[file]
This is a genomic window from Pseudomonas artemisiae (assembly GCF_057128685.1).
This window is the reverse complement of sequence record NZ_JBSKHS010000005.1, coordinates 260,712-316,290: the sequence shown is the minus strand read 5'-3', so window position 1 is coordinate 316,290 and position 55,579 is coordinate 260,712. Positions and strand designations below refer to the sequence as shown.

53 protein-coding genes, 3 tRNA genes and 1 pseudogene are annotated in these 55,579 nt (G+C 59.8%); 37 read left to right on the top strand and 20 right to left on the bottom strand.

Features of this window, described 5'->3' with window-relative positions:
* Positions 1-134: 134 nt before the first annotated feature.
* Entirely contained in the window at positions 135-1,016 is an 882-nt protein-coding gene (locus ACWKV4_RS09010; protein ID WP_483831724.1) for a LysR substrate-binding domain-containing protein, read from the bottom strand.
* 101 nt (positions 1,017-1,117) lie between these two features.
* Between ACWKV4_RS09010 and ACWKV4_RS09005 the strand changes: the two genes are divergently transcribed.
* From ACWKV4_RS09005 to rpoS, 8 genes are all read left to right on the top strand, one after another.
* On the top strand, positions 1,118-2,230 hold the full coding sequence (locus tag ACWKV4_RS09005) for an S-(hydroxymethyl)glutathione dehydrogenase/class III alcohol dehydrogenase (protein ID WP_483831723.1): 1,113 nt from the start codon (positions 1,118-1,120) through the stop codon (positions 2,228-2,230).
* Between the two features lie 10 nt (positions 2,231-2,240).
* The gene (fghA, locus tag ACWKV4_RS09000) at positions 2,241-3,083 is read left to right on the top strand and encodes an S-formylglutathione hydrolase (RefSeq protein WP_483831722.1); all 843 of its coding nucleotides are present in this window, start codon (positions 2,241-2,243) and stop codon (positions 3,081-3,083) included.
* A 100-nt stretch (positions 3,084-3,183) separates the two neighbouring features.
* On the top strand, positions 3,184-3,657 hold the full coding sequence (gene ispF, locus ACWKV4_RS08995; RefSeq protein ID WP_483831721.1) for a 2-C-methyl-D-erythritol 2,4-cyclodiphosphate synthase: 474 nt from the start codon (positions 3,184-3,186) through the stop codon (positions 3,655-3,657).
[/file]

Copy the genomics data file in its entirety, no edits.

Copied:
This is a genomic window from Pseudomonas artemisiae (assembly GCF_057128685.1).
This window is the reverse complement of sequence record NZ_JBSKHS010000005.1, coordinates 260,712-316,290: the sequence shown is the minus strand read 5'-3', so window position 1 is coordinate 316,290 and position 55,579 is coordinate 260,712. Positions and strand designations below refer to the sequence as shown.

53 protein-coding genes, 3 tRNA genes and 1 pseudogene are annotated in these 55,579 nt (G+C 59.8%); 37 read left to right on the top strand and 20 right to left on the bottom strand.

Features of this window, described 5'->3' with window-relative positions:
* Positions 1-134: 134 nt before the first annotated feature.
* Entirely contained in the window at positions 135-1,016 is an 882-nt protein-coding gene (locus ACWKV4_RS09010; protein ID WP_483831724.1) for a LysR substrate-binding domain-containing protein, read from the bottom strand.
* 101 nt (positions 1,017-1,117) lie between these two features.
* Between ACWKV4_RS09010 and ACWKV4_RS09005 the strand changes: the two genes are divergently transcribed.
* From ACWKV4_RS09005 to rpoS, 8 genes are all read left to right on the top strand, one after another.
* On the top strand, positions 1,118-2,230 hold the full coding sequence (locus tag ACWKV4_RS09005) for an S-(hydroxymethyl)glutathione dehydrogenase/class III alcohol dehydrogenase (protein ID WP_483831723.1): 1,113 nt from the start codon (positions 1,118-1,120) through the stop codon (positions 2,228-2,230).
* Between the two features lie 10 nt (positions 2,231-2,240).
* The gene (fghA, locus tag ACWKV4_RS09000) at positions 2,241-3,083 is read left to right on the top strand and encodes an S-formylglutathione hydrolase (RefSeq protein WP_483831722.1); all 843 of its coding nucleotides are present in this window, start codon (positions 2,241-2,243) and stop codon (positions 3,081-3,083) included.
* A 100-nt stretch (positions 3,084-3,183) separates the two neighbouring features.
* On the top strand, positions 3,184-3,657 hold the full coding sequence (gene ispF, locus ACWKV4_RS08995; RefSeq protein ID WP_483831721.1) for a 2-C-methyl-D-erythritol 2,4-cyclodiphosphate synthase: 474 nt from the start codon (positions 3,184-3,186) through the stop codon (positions 3,655-3,657).